We usually postulate the principle of least action. Then we can get Lagrangian mechanics. After that we can get Hamiltonian mechanics either from postulate or from the equivalent Lagrangian mechanics. Finally we get the Hamilton-Jacobi equation (HJE).

But what if we have HJE as postulate instead? How can we get Hamiltonian mechanics from it?


I) The Hamilton-Jacobi equation (HJE) itself sure ain't enough as an axiom without some kind of context, setting, definitions and identifications of various variables.

II) Let us assume:

  1. that Hamilton's principal function $S(q,P,t)$ depends on the old positions $q^i$ and the new momenta $P_j$ and time $t$,

  2. the HJE itself,

  3. the definition of old momenta $p_i:=\frac{\partial S}{\partial q^i},$

  4. the definition of new positions $Q^i:=\frac{\partial S}{\partial P_i}$,

  5. that the new phase space variables $(Q^i,P_j)$ are all constants of motion (COM).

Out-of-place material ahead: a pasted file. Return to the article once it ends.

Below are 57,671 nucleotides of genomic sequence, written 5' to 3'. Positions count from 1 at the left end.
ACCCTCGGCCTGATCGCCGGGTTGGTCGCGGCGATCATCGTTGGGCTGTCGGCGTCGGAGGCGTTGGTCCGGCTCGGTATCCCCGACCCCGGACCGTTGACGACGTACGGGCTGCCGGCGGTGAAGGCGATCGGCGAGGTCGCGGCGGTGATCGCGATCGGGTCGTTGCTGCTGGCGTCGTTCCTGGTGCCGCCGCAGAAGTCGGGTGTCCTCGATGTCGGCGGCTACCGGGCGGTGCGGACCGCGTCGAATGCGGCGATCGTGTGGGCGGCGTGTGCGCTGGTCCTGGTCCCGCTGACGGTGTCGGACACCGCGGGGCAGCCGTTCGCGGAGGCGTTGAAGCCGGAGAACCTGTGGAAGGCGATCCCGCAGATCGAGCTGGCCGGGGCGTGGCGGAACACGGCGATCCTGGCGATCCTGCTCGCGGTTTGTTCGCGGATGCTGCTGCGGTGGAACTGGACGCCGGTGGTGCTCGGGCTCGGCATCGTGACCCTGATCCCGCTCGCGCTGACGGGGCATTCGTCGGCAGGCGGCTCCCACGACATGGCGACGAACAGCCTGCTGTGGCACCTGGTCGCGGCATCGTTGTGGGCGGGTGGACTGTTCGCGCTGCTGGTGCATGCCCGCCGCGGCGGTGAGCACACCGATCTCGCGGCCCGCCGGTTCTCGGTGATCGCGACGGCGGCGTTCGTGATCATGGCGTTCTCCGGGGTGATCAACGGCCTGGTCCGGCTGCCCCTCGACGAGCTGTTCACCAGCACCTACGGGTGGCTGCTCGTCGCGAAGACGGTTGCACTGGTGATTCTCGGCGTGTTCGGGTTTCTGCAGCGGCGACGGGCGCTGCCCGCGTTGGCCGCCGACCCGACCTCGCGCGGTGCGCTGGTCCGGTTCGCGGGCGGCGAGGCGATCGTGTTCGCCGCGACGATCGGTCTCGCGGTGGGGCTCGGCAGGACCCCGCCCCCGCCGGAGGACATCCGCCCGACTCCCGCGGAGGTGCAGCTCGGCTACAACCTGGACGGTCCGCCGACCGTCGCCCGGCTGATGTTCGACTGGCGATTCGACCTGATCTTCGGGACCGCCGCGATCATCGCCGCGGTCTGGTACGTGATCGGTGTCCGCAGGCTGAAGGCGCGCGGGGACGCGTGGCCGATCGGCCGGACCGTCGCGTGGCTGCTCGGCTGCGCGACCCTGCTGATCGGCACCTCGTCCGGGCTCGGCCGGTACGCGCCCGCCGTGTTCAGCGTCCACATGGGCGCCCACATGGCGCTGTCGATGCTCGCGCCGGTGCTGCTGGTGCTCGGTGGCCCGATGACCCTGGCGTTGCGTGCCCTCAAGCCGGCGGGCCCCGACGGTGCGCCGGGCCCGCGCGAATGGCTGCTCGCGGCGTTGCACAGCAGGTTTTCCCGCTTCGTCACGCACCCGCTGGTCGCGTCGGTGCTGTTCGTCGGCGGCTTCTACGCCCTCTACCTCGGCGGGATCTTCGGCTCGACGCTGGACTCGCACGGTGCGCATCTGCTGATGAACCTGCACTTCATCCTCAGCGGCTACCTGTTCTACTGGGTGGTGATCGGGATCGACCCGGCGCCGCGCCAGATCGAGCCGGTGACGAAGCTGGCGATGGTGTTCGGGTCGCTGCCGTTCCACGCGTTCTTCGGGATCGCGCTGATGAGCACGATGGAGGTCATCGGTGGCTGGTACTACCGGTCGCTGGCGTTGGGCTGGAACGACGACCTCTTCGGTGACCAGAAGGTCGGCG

III) Then it is a straightforward exercise to derive Hamilton's equations for the old phase space variables $(q^i,p_j)$ provided pertinent rank-conditions are satisfied for the Hessian of $S$. [This result is expected, because (5) is precisely Kamilton's equations and the function $S$ in (1)-(4) is a type-2 generating function of a canonical transformation (CT).]

IV) The Lagrange equations follow next from a Legendre transformation. In turn, the Lagrange equations are Euler-Lagrange (EL) equations from the stationary action principle for $\int \! dt ~L$.


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